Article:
This singer-songwriter, now 52, was diagnosed with early-stage breast cancer in mid-February 2006. She had “minimally invasive” surgery later that month, followed by radiation therapy, and was able to skip chemotherapy because her cancer was caught so early. “I am a walking advertisement for early detection,” she said in October 2006. She’s become an activist in the search for a breast cancer cure.
Best known for selling the Thighmaster and playing Chrissy Snow on 1970s sitcom Three’s Company, Suzanne Somers was thrust back into the spotlight when she announced in 2001 that she’d had a lumpectomy and radiation, but declined to undergo chemotherapy in favor of alternative medicine treatments. In 2008, Somers was diagnosed with inoperable cancer by six doctors, but she learned a week later that she was misdiagnosed. During this time, she interviewed doctors about cancer treatments and these interviews became the basis of her controversial book, Knockout, about alternative treatments to chemotherapy.
Comedian Wanda Sykes had a double mastectomy after doctors found evidence of early-stage breast cancer in her left breast. She had ductal carcinoma in situ, also known as DCIS. “I was very, very lucky, because DCIS is basically stage zero cancer,” Sykes told Ellen DeGeneres in 2011. Now at 50, she’s an outspoken advocate for breast cancer awareness.
The famous French actress and sex symbol was diagnosed with breast cancer in 1984. Although she initially refused treatment, a friend convinced her that she could and should fight the disease. She’s now 80.
During the summer of 2008, the former Up All Night and Married with Children star was diagnosed with breast cancer. While it was only in one breast, she decided to undergo a double mastectomy because she’d tested positive for the BRCA-1 gene mutation, and her mother is a repeat breast cancer survivor. Applegate later founded Right Action for Women, a nonprofit that provides financial aid to women at high risk of breast cancer.
The famous feminist and publishing trailblazer was diagnosed in 1986. As she recalled to The New Yorker about her battle, “I’d been through five stages of burnout; I got breast cancer; the universe was telling me to slow down.” Steinem is now 80.
Actress Lynn Redgrave underwent a mastectomy in 2003 and penned a book about her experiences with cancer, Journal: A Mother and Daughter’s Recovery from Breast Cancer. Sadly, Redgrave passed away from the disease in 2010. She was 67.
The British actress and current Downton Abbey star was treated for breast cancer in 2008 during the filming of Harry Potter and the Half-Blood Prince, the sixth film in the franchise. She continued working, wearing her usual wig for her role as Professor Minerva McGonagall — even joking that being bald made it easier to wear it. She’s now 79.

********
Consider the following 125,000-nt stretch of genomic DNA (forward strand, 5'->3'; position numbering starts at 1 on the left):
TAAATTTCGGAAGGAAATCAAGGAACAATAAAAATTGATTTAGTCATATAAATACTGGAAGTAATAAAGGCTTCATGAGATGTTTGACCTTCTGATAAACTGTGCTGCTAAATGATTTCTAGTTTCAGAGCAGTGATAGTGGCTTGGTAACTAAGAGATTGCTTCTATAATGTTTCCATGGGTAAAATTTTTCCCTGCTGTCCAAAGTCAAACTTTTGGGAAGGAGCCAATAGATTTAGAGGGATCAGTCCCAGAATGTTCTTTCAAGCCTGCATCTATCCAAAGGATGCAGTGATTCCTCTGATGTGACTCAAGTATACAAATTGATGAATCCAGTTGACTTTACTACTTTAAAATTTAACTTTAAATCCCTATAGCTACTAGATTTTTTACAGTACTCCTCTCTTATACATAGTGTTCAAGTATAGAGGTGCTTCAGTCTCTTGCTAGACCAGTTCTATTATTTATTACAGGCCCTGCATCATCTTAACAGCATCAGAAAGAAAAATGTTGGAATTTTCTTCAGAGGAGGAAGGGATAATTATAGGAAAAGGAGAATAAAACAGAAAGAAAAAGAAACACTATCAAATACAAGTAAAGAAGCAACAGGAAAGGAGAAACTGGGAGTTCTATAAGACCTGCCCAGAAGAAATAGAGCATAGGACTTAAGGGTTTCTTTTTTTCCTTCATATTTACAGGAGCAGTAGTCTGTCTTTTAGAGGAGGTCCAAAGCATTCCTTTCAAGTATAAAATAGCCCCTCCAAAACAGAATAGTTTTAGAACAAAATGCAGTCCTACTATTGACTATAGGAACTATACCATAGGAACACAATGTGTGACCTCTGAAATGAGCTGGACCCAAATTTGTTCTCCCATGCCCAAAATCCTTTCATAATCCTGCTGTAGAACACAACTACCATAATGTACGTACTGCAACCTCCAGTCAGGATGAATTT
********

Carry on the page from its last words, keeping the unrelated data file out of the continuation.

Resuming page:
Rocker Melissa Etheridge found a lump in her left breast while examining herself in the shower in 2004. She underwent a rigorous regimen of chemotherapy and radiation following a lumpectomy. Bald as a result of the treatment, she showed off her hair-free head during a Janis Joplin tribute at the 2005 Grammy Awards.
Now 53, Etheridge wrote the song “I Run for Life” about her battle against breast cancer.
When the Olympic skater’s cancer was detected in 1998, she told the Today show it felt “like somebody pulled the rug out from underneath me.” However, her lumpectomy and radiation treatment proved successful. Now 66, and a winemaker, proceeds from Fleming’s wine are donated to breast cancer research and awareness.
According to the National Cancer Institute, male breast cancer makes up less than one percent of all cases of breast cancer, which is one reason why we don’t hear about it that often. However, Richard Roundtree, star of the 1970s Shaft movies, was diagnosed with breast cancer in 1993. He went through a radical mastectomy and several rounds of chemo. This didn’t stop his career from continuing to flourish, with numerous roles in such movies as Seven and the Shaft remake, as well as TV series Desperate Housewives, Heroes, and more.
Robert Ray Roddy
Robert Ray “Rod” Roddy, perhaps best known for telling contestants to “Come on down!” on The Price Is Right, was diagnosed with colon cancer in 2001. In March 2003, Roddy was diagnosed with male breast cancer, underwent surgery and experienced major complications. He was unable to announce for The Price Is Right for the rest of that season and died on October 27, 2003 — less than a month after his 66th birthday. Due to his two diagnoses, Roddy became a spokesperson for early cancer detection in his last years.